Employee Retention Credit and Owner Wages

UPDATE: I have changed my mind on this subject; I now think shareholder wages probably DO count but wages paid to most (but not all) relatives DO NOT. Fun times. Click here for the latest.

A common question on the Employee Retention Credit is, do shareholder wages count? For example, wages paid to the owner of an S-corp?

The answer is no they do not, but the answer is not available in a straightforward manner anywhere you look.

IRS Website

The IRS website has, as of the date I am writing this, 94 FAQs relating to the Employee Retention Credit. FAQ #59 talks about wages which do NOT qualify for the ERC. If you look at just that FAQ, it makes it sound like wages paid to related parties (i.e. the shareholder’s spouse or children) do not count; but nothing is said in this FAQ about wages paid to the shareholder themselves.

It’s really quite strange the way the IRS addresses this in FAQ #59. The IRS writes a lot of words, all saying that related-party wages don’t count. Yet the answer to the question of the shareholder’s wages is not given.

This has led some to believe that wages paid to the shareholder do count while wages paid to relatives don’t count. This is wrong; wages paid to the shareholder also do not count.


To find the citation on this, we need to look at the CARES Act, which created the Employee Retention Credit. The CARES Act, at Section 2301(e), says to refer to the rules of Section 51(i)(1) of the Internal Revenue Code for additional restrictions. So, hooray, we get to chase around even more to find the answer.

Section 51(i)(1) relates to the Work Opportunity Credit; specifically to restrictions on what wages count toward the WOC. What the CARES Act is saying is, restrictions on the WOC are in place for the ERC as well. Here is what 51(i)(1) says, with my emphasis in bold.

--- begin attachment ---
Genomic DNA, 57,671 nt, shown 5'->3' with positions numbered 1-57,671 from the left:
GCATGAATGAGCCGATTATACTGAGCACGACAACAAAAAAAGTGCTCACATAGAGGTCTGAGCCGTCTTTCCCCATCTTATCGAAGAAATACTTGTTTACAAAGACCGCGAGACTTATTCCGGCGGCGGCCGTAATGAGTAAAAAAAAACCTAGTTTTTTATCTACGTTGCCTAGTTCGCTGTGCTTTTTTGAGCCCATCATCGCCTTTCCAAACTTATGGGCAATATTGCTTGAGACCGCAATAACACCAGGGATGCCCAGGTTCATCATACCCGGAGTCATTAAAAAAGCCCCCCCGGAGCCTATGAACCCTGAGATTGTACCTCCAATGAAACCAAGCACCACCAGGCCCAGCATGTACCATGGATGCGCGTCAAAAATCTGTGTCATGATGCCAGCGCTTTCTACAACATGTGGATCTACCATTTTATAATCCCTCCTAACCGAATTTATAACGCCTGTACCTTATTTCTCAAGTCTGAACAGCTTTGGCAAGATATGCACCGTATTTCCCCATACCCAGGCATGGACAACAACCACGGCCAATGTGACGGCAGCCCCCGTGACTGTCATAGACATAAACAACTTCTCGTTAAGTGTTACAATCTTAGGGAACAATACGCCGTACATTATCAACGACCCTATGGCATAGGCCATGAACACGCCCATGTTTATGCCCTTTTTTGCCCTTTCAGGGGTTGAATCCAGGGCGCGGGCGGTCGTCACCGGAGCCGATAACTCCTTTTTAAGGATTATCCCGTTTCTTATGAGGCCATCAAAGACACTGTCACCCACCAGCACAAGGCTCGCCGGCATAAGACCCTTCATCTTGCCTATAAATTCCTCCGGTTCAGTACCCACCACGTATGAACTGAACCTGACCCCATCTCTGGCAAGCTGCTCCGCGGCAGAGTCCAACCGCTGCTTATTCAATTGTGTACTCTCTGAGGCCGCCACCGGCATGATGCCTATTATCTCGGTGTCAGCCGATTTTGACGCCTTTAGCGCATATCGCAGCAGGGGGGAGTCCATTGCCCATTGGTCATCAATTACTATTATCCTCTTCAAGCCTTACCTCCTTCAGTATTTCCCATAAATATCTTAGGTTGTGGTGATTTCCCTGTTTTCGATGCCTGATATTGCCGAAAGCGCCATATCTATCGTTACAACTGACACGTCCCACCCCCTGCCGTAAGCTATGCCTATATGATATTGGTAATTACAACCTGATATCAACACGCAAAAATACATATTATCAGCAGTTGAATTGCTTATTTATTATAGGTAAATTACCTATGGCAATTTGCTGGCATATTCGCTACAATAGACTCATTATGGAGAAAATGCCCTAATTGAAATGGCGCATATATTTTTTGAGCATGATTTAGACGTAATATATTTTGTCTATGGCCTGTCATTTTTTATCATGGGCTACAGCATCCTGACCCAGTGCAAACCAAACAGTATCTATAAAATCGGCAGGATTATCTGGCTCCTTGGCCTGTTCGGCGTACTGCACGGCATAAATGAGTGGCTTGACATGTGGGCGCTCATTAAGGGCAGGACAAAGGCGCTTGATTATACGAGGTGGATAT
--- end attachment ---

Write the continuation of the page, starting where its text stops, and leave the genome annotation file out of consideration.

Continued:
(i)Certain individuals ineligible

(1)Related individuals No wages shall be taken into account under subsection (a) with respect to an individual who—

(A)bears any of the relationships described in subparagraphs (A) through (G) of section 152(d)(2) to the taxpayer, or, if the taxpayer is a corporation, to an individual who owns, directly or indirectly, more than 50 percent in value of the outstanding stock of the corporation, or, if the taxpayer is an entity other than a corporation, to any individual who owns, directly or indirectly, more than 50 percent of the capital and profits interests in the entity (determined with the application of section 267(c))

Let’s break this down. The first reference here is to Section 152 (d)(2). This is where the IRS’s list of related parties comes from in FAQ #59.

Then comes the part that I put in bold, which says wages paid to anyone who owns more than 50% of the corporation don’t count. This is what is not said in IRS FAQ #59!

Then this citation goes on to talk about Section 267, which refers to ownership attribution.

EXAMPLE: Sonny owns 20% of an S-corp. Mom and Pop own 80% of this S-corp. Sonny works in the business and draws a salary. Can the S-corp claim his wages toward the ERC? On the surface it seems like the answer is yes because he owns less than 50% of the corporation. BUT — Section 267 means the ownership attribution rules apply. Mom and Pop’s 80% ownership stake is “attributed” to Sonny for ERC purposes. Thus he owns, for ERC purposes, more than 50% of the company, and thus his wages don’t count.

Conclusion: Be Careful!

This example right here is why there are times when you will find me sitting in the corner, rocking back and forth muttering to myself. It is why I scream from the hills: taxes are hard! Imagine living in this world every day!

The basic guidance that is out there on the ERC isn’t clear at all. On the surface, it appears that wages paid to relatives don’t count but that wages paid to the shareholders DO count. In fact, just reading FAQ #59 would lead you to this conclusion and it seems exactly like that is what FAQ #59 is saying. That is because, as almost always happens in the tax world, the “guidance” is horribly worded and vague.

The true answer on this is only found by chasing through the source material (which itself is convoluted and horribly worded), and then chasing around the citations and references.

So the conclusion is: wages paid to the shareholder DO NOT count for the ERC.

Oh and, be kind to your tax professional, because we are engaged in this sort of thing every single day!